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The Land of Health: How Children May Become Citizens of the Land of Health by Learning and Obeying its Laws by Grace T. Hallock and C. E. A. Winslow

The Land of Health: How Children May Become Citizens of the Land of Health by Learning and Obeying its Laws by Grace T. Hallock and C. E. A. Winslow

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Description
The Land of Health: How Children May Become Citizens of the Land of Health by Learning and Obeying its Laws is a handbook on principles of good hygiene. Each chapter is a distinct story or fable in the traditional sense. For example, Chapter III is a fact-based recounting of how an Italian immigrant became a naturalized United States citizen after living in the U.S. for five years and passing a citizenship test demonstrating his ability to speak English and knowledge of U.S. civics. There is also a chapter on physical exercises. The text contains many black and white illustrations. The cover is illustrated with an hour glass in each corner, inside of a grid. Co-author Grace T. Hallock was born in rural Milton, New York in 1893 and graduated from Mount Holyoke College in 1914. She was a leader in the American Child Health Organization. Hallock was recognized with a Newbery Honor in 1929 for The Boy Who Was, an historical fantasy novel. In addition to the Land of Health, she wrote children’s books about Florence Nightingale and Marie Curie.
Charles-Edward Amory Winslow was a pioneer in public health and medicine who believed that equal in weight with scientific ideas about health and disease must be a commitment to social justice. He was born in Boston, Massachusetts in 1877 and received his Bachelors and Masters of Science degrees from the Massachusetts Institute of Technology. In 1915, Winslow founded the Yale Department of Public Health within the Yale Medical School, where he was professor and chairman of the Department. He emphasized a holistic perspective on health promotion and disease prevention. He taught that poverty was an incubator for disease, both physical and mental. Winslow stressed that the basics of public health — clean water, uncontaminated food, safe disposal of garbage, good personal hygiene, decent housing, prenatal care, children’s health and nutrition — were not universally understood, and needed to be regulated. Winslow was the first Editor-in-Chief of the Journal of Bacteriology from 1916 to 1944 and the editor of the American Journal of Public Health from 1944 to 1954. He was the curator of public health at the American Museum of Natural History from 1910 to 1922. In 1926, he became president of the American Public Health Association; and in the 1950s was a consultant to the World Health Organization.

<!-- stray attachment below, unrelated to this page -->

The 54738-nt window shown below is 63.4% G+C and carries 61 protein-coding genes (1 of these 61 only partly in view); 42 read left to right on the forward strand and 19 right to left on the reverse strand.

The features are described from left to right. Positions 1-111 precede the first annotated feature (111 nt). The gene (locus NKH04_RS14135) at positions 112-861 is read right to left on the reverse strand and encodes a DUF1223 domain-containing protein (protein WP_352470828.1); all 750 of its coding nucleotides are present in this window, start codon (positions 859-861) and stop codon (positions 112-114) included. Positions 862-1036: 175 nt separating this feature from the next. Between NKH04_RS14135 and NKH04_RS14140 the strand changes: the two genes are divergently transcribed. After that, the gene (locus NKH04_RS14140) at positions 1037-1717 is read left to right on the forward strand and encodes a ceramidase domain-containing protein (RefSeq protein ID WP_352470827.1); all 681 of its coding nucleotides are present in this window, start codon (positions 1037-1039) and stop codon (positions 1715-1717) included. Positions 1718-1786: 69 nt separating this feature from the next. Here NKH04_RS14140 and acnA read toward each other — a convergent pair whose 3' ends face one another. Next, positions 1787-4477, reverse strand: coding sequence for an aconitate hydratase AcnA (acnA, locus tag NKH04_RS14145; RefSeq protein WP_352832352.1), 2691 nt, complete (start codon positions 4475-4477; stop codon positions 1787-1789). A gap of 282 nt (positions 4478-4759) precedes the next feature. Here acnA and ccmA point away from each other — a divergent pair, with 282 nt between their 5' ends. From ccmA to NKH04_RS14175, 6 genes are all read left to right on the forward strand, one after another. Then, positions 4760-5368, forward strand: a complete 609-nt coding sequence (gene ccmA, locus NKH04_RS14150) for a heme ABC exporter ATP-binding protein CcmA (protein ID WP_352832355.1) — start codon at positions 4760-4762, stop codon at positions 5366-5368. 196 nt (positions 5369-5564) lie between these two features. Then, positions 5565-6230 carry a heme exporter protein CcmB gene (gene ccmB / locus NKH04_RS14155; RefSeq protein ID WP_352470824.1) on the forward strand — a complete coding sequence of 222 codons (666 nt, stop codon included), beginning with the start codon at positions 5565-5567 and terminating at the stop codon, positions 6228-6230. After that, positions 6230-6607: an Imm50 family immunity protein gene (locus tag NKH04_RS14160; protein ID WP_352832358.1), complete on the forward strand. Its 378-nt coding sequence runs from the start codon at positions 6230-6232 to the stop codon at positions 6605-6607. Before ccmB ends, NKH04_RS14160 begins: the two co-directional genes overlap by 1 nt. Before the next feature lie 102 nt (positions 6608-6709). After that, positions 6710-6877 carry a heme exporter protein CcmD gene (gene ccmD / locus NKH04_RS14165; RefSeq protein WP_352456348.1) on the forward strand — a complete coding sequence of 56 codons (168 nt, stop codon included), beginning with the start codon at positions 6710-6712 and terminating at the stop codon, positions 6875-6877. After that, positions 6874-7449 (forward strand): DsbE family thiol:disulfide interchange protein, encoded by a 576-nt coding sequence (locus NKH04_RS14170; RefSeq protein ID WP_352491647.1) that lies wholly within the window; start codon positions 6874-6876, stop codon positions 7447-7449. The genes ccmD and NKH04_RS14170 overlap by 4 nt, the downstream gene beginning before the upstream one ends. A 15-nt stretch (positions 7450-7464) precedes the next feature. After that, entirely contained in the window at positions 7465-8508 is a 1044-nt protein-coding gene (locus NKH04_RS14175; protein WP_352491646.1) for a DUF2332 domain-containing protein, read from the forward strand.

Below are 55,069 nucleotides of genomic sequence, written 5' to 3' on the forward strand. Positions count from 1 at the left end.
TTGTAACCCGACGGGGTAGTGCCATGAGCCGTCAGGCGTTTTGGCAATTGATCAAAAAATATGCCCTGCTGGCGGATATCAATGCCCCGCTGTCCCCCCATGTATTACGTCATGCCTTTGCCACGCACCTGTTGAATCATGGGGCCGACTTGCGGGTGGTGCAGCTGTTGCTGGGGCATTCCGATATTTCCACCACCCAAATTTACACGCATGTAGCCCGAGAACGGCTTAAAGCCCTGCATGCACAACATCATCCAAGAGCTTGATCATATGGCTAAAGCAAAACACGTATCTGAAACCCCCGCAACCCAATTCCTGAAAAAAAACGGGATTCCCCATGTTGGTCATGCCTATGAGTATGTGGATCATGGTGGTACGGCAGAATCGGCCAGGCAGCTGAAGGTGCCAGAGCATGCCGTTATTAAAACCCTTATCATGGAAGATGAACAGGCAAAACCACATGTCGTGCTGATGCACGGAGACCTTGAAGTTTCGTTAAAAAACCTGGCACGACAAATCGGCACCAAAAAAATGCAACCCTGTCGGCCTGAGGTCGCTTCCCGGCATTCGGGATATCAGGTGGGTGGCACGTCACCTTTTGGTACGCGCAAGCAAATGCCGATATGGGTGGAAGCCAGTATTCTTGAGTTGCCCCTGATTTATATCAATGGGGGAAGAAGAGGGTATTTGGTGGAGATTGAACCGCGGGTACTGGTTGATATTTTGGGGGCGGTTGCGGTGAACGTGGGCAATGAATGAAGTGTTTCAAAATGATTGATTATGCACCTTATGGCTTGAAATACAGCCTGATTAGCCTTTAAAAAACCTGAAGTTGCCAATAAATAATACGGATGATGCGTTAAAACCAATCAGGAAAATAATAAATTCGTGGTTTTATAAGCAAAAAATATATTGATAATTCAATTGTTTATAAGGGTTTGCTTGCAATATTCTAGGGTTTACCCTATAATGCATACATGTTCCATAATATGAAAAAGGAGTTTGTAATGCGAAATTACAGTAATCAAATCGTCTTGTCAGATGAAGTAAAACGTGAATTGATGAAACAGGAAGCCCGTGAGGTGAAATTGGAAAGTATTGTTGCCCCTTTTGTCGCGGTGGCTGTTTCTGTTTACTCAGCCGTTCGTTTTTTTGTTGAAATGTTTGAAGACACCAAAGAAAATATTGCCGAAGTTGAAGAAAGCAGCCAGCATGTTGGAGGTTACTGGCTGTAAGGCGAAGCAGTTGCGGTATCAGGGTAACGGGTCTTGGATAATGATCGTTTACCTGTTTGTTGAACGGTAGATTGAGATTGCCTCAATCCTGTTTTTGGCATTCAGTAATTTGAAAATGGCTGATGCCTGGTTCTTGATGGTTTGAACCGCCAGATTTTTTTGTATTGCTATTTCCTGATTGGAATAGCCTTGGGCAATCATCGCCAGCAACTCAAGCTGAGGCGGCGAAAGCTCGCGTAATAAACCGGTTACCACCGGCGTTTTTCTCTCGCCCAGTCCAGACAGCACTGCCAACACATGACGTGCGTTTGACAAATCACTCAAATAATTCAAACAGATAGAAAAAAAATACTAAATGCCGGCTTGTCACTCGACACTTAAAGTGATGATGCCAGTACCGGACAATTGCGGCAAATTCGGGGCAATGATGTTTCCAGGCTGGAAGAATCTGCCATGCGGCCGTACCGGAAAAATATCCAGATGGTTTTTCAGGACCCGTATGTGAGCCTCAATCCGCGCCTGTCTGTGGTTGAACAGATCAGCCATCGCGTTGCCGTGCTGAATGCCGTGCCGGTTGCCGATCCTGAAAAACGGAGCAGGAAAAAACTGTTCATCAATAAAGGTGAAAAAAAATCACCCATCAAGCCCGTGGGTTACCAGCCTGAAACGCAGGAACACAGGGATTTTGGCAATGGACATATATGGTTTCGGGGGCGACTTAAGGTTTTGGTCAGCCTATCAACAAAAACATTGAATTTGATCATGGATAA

Contributing author Walter Camp wrote the Land of Health’s chapter on exercise. He was known as the ‘Father of American Football’ for his development of and promotion of college football. While working as an adviser to the United States military during World War I, he devised a program to help servicemen become more physically fit.
The Charles E. Merrill Company has been a major New York textbook publishing house, since its establishment by Charles E. Merrill circa 1913.
Object Name
book
date made
1922
publisher
Charles E. Merrill Company
place made
United States: New York, New York City
Physical Description
paper (overall material)
ink (overall material)
Measurements
overall: 7 1/2 in x 5 in x 1/2 in; 19.05 cm x 12.7 cm x 1.27 cm
ID Number
2017.0095.333
accession number
2017.0095
catalog number
2017.0095.333
Credit Line
Gift of Dr. Richard Lodish American School Collection
See more items in
Cultural and Community Life: Education
Data Source
National Museum of American History
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